Coronavirus: Rotorua councillor slams spread of virus-related racism

Wang says he has seen a number of racist comments online.
Wang says he has seen a number of racist comments online. Photo credit: Getty

As fears mount over the outbreak of coronavirus, there has also been a spike in racism, a Rotorua councillor says. 

Fisher Wang told Newshub that some people are reacting to the virus with xenophobia, making comments that Chinese should people "go back home".

The 19-year-old Rotorua Lakes councillor says he has seen a number of racist comments online and even had people casually joke about the situation to him.

"I get it, a lot of people are scared - and they should be because there's a new virus that's spreading across the world at the moment - but I just feel that this xenophobia and this racism, there's never a time for it, especially during this time when there's this fear around."

Most of the comments were along the lines of people saying "why don't we send them all back from where they came from," he said.

Although some comments were made jokingly, Wang says that's no excuse. 

"It's not a joke - it's a serious issue. It's because of these jokes that communities do feel targetted. And it's really disappointing to see."

His comments come after three Chinese tourists were taken to hospital earlier this week to be assessed after fears they may have been exposed to the virus.

All three were later cleared and released from hospital.

Wang says now more than ever, it is important for the community to offer positive support rather than negativity.

"It's definitely not a time for racism and xenophobia - not that there is a time for it - but this disease doesn't discriminate, anyone can get it. What we should be doing is providing support to one another, not to be making those remarks to each other because that will get you nowhere."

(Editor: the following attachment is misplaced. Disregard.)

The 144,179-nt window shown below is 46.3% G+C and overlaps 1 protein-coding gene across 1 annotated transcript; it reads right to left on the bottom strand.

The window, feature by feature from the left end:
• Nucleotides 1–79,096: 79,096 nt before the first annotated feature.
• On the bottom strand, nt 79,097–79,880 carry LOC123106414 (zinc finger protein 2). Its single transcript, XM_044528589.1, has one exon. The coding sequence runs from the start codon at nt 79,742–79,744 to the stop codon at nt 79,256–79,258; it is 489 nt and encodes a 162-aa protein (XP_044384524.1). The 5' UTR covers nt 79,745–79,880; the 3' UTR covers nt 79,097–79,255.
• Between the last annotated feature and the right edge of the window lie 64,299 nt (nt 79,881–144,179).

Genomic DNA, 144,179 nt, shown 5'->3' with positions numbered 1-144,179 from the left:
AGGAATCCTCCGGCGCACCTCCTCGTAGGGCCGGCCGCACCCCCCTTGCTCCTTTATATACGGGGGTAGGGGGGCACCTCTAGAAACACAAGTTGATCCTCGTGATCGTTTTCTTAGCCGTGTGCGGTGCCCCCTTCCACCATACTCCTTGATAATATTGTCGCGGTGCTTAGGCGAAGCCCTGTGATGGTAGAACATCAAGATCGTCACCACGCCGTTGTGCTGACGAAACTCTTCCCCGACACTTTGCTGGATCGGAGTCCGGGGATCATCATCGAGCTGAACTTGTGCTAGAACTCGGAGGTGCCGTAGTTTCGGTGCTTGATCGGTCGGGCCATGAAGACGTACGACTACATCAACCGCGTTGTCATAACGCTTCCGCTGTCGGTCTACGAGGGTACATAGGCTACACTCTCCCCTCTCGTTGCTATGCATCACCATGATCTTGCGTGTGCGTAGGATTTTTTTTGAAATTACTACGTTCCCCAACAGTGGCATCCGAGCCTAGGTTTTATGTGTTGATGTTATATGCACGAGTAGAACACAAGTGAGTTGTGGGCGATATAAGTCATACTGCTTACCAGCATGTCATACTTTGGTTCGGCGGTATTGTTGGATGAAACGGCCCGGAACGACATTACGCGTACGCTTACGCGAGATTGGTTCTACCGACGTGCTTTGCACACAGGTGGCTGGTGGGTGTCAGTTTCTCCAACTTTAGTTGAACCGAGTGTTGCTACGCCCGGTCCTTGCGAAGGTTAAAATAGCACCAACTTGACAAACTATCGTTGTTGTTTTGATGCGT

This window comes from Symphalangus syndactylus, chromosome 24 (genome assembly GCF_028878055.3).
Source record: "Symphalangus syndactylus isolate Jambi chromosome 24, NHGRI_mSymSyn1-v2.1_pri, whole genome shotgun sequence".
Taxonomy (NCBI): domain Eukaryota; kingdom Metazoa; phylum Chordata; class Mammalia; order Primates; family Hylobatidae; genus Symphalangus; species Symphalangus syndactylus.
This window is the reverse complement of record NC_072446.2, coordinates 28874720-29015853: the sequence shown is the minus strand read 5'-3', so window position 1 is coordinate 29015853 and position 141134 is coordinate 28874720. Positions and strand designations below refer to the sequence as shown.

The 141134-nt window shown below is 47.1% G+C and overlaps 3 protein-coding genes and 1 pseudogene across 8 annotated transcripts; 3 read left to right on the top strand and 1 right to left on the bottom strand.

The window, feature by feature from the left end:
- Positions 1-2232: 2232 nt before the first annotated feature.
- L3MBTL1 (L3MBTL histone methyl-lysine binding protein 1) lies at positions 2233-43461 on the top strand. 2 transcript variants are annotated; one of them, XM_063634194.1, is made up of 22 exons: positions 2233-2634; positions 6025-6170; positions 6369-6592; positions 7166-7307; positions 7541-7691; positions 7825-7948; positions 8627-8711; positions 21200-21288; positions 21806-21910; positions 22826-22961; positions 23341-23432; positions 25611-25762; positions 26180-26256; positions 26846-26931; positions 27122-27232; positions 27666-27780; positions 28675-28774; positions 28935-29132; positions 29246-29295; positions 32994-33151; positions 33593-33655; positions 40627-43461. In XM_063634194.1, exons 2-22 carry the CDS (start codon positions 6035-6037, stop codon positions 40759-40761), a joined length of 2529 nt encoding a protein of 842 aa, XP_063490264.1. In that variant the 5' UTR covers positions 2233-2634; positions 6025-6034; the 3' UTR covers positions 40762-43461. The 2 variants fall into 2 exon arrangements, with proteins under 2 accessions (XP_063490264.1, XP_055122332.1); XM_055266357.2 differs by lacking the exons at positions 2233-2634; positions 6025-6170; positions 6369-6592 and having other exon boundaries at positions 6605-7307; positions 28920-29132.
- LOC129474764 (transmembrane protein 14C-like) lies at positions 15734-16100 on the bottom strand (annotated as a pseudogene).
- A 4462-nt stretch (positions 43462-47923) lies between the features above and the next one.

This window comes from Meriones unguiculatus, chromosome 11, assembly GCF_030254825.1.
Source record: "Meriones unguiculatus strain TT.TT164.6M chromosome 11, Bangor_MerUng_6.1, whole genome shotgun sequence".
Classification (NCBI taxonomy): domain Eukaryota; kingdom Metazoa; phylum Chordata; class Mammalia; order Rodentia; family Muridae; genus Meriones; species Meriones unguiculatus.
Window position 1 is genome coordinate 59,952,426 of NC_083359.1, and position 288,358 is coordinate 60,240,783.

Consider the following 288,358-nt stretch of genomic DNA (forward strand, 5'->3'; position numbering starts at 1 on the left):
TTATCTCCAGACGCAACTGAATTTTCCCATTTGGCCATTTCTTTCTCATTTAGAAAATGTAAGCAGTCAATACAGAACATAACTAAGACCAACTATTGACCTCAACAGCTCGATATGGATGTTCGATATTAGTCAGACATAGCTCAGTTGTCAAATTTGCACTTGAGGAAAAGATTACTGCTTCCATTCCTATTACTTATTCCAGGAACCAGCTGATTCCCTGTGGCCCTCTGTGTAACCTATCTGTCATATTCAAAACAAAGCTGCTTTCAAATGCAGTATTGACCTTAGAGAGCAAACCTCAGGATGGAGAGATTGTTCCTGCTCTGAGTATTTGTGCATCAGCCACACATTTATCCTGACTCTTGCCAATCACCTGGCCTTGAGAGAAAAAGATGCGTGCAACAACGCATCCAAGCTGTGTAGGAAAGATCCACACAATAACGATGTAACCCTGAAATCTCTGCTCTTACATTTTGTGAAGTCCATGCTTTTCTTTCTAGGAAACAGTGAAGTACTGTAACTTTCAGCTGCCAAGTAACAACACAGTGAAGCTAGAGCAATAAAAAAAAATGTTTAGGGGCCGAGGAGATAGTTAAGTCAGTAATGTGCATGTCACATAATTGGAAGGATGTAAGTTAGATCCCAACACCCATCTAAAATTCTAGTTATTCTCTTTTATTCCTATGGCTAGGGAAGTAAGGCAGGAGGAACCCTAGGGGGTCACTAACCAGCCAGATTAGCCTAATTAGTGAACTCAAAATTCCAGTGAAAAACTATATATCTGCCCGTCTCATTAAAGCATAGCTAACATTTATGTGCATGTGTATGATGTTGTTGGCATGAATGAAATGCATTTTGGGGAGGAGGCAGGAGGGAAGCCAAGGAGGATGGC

Wang is not the only one to call for cooler heads among fears the virus is spreading. Earlier this week, Queenstown Mayor Jim Boult also reminded residents not to sink to racism.

"It's very unfortunate and the last thing we want is any xenophobic behaviour - saying we're going to stop folk coming here is just plain silly and it's not going to happen," Boult said.

Racism was also blamed for a viral photo of a woman eating bat soup being linked to the cause of the virus.

The image, supposedly taken in Wuhan - the epicentre of the outbreak - was used in thousands of memes and became emblematic of the claimed origin of the virus. 

In an opinion piece for Foreign Policy, senior editor James Palmer took aim at those who jumped on the bandwagon to cast blame at the woman in the photo.

"Images of Chinese people or other Asians eating insects, snakes, or mice frequently circulate on social media or in clickbait news stories," Palmer wrote.

"This time, that was mixed with another old racist idea: that the 'dirty' Chinese are carriers of disease."

The photo was eventually revealed to be taken in Micronesia in 2016, where bats are eaten as a delicacy. 

Palmer said it was time to renew the narrative about the eating habits of foreigners, particularly Asian cultures.

"These prejudices can fuel fear and racism. As the Wuhan virus spreads, the Chinese as a group are more and more likely to be blamed for its incubation and spread."

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